# Creating a matrix of options using itertools

I am trying to produce a matrix of True and False values, which shows all the permutations for a given number of choices. So for 5 choices you would have the following output.

``````F F F F F
T F F F F
T T F F F
T T T F F
...
F T F F F
...
``````

I have been looking at using itertool's permutations and combinations, but these work off position and not value which results in duplicates.

I'm sure there is a standard algorithm for this problem, but I'm struggling to find its name.

-

``````itertools.product([False,True],repeat=5)
``````

example of `itertools.product([False,True],repeat=2)`:

``````(False, False)
(False, True)
(True, False)
(True, True)
``````
-
+1, thanks for reminding me about `repeat`. –  senderle Aug 12 '11 at 21:22
Accepting Fredik's answer as it uses the repeat option. –  pledge Aug 13 '11 at 15:47

You seem to want the n-dimensional cartesian product of `[False, True]`.

``````>>> print list(itertools.product(*(itertools.repeat((False, True), 3))))
[(False, False, False), (False, False, True), (False, True, False),
(False, True, True), (True, False, False), (True, False, True),
(True, True, False), (True, True, True)]
``````

Or more concisely (stealing from Frederick)

``````>>> print list(itertools.product((False, True), repeat=3))
[(False, False, False), (False, False, True), (False, True, False),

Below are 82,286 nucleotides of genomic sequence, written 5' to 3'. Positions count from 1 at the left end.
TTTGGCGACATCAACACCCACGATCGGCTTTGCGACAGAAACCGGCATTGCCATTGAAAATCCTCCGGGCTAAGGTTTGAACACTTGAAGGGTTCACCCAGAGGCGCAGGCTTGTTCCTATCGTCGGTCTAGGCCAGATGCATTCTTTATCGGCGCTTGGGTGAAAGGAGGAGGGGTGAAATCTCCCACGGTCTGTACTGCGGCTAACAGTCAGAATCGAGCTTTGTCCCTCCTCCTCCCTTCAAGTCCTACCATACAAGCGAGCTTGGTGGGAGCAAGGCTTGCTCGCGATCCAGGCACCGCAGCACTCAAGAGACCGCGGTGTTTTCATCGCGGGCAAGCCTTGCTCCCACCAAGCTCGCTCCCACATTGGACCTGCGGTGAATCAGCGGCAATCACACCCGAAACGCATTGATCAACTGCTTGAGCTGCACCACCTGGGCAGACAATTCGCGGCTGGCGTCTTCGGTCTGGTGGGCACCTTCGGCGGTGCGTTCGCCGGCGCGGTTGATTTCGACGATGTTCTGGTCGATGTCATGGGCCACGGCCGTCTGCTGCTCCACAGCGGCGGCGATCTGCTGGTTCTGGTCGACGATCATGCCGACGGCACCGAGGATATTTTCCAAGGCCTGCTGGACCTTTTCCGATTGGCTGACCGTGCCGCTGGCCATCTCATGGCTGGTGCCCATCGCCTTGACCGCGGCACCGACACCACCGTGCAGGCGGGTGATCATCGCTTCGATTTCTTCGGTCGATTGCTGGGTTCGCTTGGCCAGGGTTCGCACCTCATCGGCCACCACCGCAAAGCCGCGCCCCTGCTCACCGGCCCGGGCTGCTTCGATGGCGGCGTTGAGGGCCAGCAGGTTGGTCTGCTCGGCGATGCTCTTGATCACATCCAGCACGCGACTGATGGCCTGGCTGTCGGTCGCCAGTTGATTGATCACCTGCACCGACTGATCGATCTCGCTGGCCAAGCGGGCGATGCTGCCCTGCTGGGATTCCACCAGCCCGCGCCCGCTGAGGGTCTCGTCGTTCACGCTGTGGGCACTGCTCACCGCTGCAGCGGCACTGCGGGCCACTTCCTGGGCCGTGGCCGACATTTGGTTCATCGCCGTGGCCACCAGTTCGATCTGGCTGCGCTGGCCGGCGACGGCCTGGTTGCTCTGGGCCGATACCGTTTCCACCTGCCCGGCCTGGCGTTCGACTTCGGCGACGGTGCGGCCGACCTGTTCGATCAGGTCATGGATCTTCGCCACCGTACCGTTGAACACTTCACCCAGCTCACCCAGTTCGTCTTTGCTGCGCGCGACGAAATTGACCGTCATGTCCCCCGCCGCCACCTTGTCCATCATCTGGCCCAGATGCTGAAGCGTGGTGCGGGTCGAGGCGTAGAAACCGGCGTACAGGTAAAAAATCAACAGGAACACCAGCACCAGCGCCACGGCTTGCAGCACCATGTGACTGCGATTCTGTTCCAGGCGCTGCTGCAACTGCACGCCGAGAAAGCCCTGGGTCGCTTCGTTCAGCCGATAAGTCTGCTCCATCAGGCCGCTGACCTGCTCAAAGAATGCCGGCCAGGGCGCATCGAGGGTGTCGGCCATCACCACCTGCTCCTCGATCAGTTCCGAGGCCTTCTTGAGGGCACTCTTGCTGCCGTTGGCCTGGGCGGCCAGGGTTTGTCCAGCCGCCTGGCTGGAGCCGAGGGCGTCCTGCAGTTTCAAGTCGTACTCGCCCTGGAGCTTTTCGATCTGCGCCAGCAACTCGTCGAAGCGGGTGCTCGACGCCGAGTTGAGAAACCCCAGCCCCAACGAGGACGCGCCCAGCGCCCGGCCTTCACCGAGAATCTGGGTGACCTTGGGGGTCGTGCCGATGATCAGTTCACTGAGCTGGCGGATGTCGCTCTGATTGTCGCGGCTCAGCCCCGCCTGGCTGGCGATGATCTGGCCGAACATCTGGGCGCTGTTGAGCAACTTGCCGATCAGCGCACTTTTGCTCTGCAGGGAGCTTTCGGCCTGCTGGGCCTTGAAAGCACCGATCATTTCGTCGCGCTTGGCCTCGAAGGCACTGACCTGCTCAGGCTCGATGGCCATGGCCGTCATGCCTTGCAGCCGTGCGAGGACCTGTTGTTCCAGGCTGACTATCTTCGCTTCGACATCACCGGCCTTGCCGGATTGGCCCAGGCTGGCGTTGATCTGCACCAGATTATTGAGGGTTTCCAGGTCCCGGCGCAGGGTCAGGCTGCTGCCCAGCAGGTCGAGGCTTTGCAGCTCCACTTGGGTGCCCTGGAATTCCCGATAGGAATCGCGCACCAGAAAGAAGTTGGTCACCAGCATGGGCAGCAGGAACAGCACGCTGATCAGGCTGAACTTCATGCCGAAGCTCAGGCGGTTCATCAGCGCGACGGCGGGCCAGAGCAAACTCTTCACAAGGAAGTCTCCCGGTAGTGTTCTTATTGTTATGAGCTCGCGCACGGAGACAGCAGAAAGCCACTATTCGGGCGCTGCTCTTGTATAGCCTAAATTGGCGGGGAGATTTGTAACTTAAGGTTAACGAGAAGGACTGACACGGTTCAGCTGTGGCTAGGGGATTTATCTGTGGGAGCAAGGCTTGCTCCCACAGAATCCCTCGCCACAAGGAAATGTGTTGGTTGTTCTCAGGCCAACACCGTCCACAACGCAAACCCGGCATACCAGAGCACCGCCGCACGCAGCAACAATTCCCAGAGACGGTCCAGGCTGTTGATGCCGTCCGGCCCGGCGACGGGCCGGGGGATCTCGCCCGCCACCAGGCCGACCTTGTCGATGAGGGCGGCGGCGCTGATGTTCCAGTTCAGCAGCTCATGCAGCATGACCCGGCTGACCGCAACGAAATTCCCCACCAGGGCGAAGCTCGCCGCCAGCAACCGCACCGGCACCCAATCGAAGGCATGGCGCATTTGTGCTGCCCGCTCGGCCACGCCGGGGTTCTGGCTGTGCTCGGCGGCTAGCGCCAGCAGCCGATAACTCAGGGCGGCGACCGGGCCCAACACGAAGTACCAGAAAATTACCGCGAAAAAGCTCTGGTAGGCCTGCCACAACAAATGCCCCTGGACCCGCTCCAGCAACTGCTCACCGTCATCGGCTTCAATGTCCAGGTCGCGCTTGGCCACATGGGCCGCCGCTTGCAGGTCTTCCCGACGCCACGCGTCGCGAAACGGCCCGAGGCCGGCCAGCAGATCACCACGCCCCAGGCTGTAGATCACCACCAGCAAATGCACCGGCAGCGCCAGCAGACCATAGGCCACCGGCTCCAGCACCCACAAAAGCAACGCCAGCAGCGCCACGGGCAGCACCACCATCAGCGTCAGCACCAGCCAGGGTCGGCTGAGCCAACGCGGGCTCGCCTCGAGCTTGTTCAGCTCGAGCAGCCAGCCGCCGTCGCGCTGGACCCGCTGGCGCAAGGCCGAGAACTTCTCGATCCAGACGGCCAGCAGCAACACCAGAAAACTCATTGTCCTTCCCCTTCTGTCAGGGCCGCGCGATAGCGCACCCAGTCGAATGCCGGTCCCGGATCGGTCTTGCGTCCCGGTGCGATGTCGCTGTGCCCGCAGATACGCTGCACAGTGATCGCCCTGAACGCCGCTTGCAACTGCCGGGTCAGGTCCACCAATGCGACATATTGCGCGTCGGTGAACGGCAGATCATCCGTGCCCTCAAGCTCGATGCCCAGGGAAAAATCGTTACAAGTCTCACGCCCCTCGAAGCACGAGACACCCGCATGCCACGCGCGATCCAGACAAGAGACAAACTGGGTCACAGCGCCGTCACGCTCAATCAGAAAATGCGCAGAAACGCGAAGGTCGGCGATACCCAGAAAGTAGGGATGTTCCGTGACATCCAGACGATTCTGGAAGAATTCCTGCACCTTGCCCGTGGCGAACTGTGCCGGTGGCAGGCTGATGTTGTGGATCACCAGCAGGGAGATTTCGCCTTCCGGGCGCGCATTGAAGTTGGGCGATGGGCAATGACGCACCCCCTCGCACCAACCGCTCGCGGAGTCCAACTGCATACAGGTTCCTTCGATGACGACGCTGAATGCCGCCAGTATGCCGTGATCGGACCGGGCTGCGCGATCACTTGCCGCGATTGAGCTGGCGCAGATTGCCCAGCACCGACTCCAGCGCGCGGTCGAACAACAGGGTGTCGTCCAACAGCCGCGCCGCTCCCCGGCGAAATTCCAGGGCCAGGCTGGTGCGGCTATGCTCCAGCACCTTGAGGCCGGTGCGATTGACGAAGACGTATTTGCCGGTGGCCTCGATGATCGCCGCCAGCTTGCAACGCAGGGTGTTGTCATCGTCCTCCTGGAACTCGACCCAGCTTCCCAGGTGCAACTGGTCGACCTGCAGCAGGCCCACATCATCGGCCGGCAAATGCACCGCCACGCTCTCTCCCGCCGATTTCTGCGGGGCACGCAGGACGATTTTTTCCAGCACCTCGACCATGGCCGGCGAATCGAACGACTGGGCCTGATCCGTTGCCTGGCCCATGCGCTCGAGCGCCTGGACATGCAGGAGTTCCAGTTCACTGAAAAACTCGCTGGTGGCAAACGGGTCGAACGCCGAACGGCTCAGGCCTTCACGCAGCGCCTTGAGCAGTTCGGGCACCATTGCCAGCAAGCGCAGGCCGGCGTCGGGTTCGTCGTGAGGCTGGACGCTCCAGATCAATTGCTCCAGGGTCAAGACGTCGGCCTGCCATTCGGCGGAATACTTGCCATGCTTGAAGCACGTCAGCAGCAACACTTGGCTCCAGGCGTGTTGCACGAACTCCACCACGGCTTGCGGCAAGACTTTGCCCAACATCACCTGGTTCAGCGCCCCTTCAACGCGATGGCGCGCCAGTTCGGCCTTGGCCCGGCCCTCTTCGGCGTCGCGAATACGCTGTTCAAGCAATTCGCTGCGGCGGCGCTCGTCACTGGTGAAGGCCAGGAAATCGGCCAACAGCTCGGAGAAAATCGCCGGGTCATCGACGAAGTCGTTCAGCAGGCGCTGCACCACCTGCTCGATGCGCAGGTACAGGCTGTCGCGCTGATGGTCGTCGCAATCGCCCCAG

(False, True, True), (True, False, False), (True, False, True),
(True, True, False), (True, True, True)]
``````
-
Wow, that was just what I was after thanks. Please could you explain a little of what is happening there for a Python newbie? Is that * still acting as a multiplication operator? –  pledge Aug 12 '11 at 21:02
No, that unpacks the result of `itertools.repeat`. (Say you have `def foo(a, b, c)`. Then you can pass a sequence to `foo` like so `foo(*(a, b, c))` instead of passing in the args individually.) I forgot about the `repeat` keyword arg. –  senderle Aug 12 '11 at 21:20

This is the same form as the binary representation of integers between 0 to (2**n)-1. If you were inclined to such perversity, you could represent integers as zero-padded binary strings using str.format() and then coerce the string (of the form "00101") into a boolean list by doing something terrible like this:

``````>>> n = 5
>>> for i in xrange(2**n):
...     [bool(int(j)) for j in ("{0:0>%db}" % n).format(i)]
``````

`[bool(i & 2**j) for j in range(n)]` also works and don't require string formatting... –  JBernardo Aug 12 '11 at 23:31